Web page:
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Baader, Benedict Franz Xaver von

(5,224 words)

Author(s): Versluis, Arthur
Baader, Benedict Franz Xaver von, * 27 Mar 1765 (Munich), † 23 May 1841 (Munich) Undoubtedly → Christian theosophy's greatest 19th-century German exponent, Baader is a grand unifying figure, joining in his writings the domains of science, religion, and literature, as well as the three main traditions of Christianity (Protestantism [particularly theosophy], Roman Catholicism, and Eastern Orthodoxy). A peerless aphorist, Baader is intellectually among the most stimulating, profound, and difficult of the theosoph…

Lead(e), Jane

(1,936 words)

Author(s): Versluis, Arthur
Lead(e), Jane, * 1623 (Norfolk), † 19 Aug 1704 (London) Lead was born as Jane Ward in – according to her own account – a reasonably wealthy upper-class family. She and her family lived a good life, and she received a fine education. When she was fifteen, on a Christmas eve, she was dancing and celebrating with her family and friends, but heard a voice that told her ‘Cease from this, I have another Dance to lead thee in, for this is Vanity’. For three years she lived in melancholy isolation, occasionally r…

Bourignon, Antoinette

(1,196 words)

Author(s): Versluis, Arthur
Bourignon, Antoinette, * 13 Jan 1616 (Lisle (Flanders)), † 1680 (Franeker (Netherlands)) Bourignon was born to wealthy Catholic parents. Even as a child she spent much time in prayer and reclusion, and at four asked her parents in what country Christians lived, so that she might travel there, since she thought Christians lived in poverty and were not interested in worldly things. Although her father wanted her to marry a rich merchant, she left home in 1636, and spent some time in a convent. As she grew old…

Ziegler, Leopold

(845 words)

Author(s): Versluis, Arthur
Ziegler, Leopold, * 30 Apr 1881 (Karlsruhe (Germany)), † 25 Jan 1958 (Überlingen (Germany)) Ziegler is an important 20th-century figure in the theosophic current [→ Christian Theosophy], not least because he sought to understand Asian religious traditions, particularly Buddhism, while developing a theosophically influenced Christian mystical perspective in a world context. Ziegler was born to a reasonably well-off family; his father was a merchant. Relatively early in life he became friends with a number of artists, including the painter Karl Ho…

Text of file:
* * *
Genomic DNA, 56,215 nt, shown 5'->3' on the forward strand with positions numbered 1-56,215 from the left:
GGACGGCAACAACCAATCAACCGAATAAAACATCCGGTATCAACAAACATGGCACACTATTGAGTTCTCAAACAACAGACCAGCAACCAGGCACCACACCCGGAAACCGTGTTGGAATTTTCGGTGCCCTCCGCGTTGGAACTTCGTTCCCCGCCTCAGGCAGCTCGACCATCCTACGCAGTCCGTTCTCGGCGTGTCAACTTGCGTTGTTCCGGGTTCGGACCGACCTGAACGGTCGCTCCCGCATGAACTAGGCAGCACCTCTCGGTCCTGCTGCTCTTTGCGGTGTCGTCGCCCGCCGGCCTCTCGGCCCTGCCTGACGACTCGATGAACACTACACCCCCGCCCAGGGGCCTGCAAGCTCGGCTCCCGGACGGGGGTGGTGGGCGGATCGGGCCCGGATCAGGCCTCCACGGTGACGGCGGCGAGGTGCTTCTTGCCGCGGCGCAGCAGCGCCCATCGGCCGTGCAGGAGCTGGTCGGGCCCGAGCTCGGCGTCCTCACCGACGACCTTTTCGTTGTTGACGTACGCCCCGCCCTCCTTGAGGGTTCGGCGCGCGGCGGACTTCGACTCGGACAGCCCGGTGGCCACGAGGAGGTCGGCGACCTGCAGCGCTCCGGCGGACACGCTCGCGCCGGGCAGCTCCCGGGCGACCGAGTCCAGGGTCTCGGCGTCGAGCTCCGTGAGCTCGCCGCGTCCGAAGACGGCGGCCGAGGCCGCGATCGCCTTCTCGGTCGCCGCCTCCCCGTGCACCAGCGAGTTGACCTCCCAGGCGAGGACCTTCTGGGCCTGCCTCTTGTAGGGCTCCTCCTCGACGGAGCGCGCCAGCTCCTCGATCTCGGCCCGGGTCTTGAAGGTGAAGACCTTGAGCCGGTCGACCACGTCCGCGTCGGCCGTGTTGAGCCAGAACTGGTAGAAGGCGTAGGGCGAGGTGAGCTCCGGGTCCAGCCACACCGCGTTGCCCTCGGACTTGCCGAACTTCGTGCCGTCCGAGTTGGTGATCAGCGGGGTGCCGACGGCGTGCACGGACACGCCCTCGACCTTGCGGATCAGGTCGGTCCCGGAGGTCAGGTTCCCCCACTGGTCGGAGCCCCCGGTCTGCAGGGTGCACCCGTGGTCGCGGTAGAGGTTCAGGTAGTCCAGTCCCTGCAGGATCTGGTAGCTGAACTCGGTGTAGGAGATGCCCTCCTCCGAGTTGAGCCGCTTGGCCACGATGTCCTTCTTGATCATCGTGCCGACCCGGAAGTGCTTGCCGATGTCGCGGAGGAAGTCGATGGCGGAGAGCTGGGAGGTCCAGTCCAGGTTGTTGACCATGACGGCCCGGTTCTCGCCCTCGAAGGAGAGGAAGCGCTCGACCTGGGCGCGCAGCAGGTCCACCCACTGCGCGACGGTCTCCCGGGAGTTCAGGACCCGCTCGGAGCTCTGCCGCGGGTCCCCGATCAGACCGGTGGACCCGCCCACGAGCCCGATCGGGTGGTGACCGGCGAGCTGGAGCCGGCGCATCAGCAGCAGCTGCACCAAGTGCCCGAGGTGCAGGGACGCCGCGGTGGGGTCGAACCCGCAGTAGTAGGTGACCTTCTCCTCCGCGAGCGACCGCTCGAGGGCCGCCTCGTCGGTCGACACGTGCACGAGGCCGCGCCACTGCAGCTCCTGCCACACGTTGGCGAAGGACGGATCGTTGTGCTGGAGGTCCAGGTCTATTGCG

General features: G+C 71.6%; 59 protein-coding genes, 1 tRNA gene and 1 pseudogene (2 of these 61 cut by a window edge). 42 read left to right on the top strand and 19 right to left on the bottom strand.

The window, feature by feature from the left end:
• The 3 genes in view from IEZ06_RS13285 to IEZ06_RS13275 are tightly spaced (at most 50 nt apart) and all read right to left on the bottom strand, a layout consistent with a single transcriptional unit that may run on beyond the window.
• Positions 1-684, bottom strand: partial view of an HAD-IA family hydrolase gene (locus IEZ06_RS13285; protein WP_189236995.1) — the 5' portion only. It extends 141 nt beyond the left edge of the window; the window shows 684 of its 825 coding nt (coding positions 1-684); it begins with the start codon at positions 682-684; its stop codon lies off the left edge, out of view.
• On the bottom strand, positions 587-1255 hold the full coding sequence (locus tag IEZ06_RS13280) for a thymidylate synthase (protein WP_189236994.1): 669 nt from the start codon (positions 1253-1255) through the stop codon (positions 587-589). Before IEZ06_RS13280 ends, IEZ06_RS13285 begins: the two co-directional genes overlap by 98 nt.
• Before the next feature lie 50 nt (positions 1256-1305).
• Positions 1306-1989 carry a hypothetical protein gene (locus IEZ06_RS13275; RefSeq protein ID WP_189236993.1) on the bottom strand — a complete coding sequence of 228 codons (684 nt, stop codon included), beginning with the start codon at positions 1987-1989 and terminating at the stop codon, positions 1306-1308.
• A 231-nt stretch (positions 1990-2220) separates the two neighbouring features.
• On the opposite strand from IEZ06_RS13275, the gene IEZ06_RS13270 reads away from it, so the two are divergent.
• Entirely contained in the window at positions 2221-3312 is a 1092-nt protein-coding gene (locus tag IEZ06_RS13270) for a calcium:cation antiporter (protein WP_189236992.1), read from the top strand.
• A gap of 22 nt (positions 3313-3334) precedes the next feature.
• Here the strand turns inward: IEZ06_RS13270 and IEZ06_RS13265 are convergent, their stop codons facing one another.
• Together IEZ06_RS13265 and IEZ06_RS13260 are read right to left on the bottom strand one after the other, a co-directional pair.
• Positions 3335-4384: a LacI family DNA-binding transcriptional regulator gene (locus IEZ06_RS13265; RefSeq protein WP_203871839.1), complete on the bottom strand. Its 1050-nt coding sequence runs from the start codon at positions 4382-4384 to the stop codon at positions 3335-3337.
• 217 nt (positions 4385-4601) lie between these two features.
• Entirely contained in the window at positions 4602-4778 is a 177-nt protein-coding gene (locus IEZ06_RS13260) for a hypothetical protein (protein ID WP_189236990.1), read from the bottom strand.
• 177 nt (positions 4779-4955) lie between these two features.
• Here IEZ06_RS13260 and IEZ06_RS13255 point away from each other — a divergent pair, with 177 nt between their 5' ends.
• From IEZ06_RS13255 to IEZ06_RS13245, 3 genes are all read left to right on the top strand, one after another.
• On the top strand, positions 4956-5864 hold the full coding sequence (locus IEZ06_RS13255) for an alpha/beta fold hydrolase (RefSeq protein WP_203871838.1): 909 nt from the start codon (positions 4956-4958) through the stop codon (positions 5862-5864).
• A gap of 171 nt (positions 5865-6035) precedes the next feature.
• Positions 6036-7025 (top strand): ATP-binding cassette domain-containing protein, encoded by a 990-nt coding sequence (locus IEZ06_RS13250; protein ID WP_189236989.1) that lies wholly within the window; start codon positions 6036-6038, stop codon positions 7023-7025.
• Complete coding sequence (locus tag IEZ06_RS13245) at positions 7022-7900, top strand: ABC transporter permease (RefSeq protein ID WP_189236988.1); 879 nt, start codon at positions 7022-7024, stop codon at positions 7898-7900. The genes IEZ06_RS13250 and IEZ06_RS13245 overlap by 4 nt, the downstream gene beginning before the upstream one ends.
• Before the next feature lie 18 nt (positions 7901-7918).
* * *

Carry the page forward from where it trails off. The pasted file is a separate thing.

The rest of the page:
Pordage, John

(3,244 words)

Author(s): Versluis, Arthur
Pordage, John, * 1607 / 1608 (London), † 10 Jan 1681 (London) The son of a London merchant, Pordage was born in 1607 or 1608 and entered Pembroke College, Oxford, in 1623. It is possible that he obtained a diploma of doctor of medicine at Oxford in 1640, but some scholars doubt this (Hutin 1960, 82). In any case, he was not destined to practice medicine, but to be an exemplar of homo religiosus. Pordage entered the order of the Anglican Church and was made vicar of the church of St Lawrence's at Reading in 1644. Soon, under the auspices of → Elias Ashmole, he was mad…

Poiret, Pierre

(806 words)

Author(s): Versluis, Arthur
Poiret, Pierre, * 1646 (Metz), † 21 May 1719 (Rheynsburg) Known as a “Quietist” mystic, Poiret drew upon the theosophy of → Boehme more explicitly than either of the other major figures of this movement, Guyon and → Bourignon, whose works he was instrumental in publishing. Poiret was a Calvinist pastor who preached in Heidelberg until he was converted to the → mysticism of Tauler by Bourignon, and was persecuted by local church officials. By 1676, he was forced to live in Amsterdam, where he met → Johann Gichtel, the “hermit of Amsterdam” and founder of the Engelsbrüder, or angelic brethren…

Gichtel, Johann Georg

(2,282 words)

Author(s): Versluis, Arthur
Gichtel, Johann Georg, * 4 Mar 1638 (Ratisbon (Germany)), † 21 Jan 1710 (Amsterdam) Gichtel's life can be divided into three primary sections: from 1638 to 1664, when he had problems with the clerical authorities in Ratisbon; from 1665 through 1667, when he moved about, staying for a time with Friedrich Breckling (1629-1711); and from 1668 to his death in 1710, the time during which he lived, wrote, and taught in Amsterdam. Much of our information comes from this last period, during which he established his community of the “Brethren of the Angelic Life”, the Engelsbrüder, or “Angelic Bre…

Law, William

(1,436 words)

Author(s): Versluis, Arthur
Law, William, * 1686 (King's Cliffe), † 9 Apr 1761 (King's Cliffe) Law was educated at Emmanuel College, Cambridge, of which he became a fellow in 1711. His personal history is somewhat parallel to that of → John Pordage. Like Pordage, Law refused to take the oath of allegiance to, in Law's case, King George I in 1714, making him a Nonjuror, forcing him to resign his college position, and disallowing him other public positions as well. Law then lived in Putney, near London, at the home of Edward Gibbon from…

Novalis

(2,104 words)

Author(s): Hanegraaff, Wouter J. | Versluis, Arthur
Novalis, (ps. of Georg Philipp Friedrich von Hardenberg), * 2 May 1772 (Oberwiederstedt), † 25 Mar 1801 (Weissenfels) A jurist, philosopher, mining engineer and famous Romantic poet, von Hardenberg was raised in a large family. His father, having gone through a religious crisis following the death of his first wife in 1769, raised his children in the spirit of Herrnhut → Pietism. From 1790 to 1794 von Hardenberg studied law, philosophy, history and mathematics at the Universities of Jena, where he got into contac…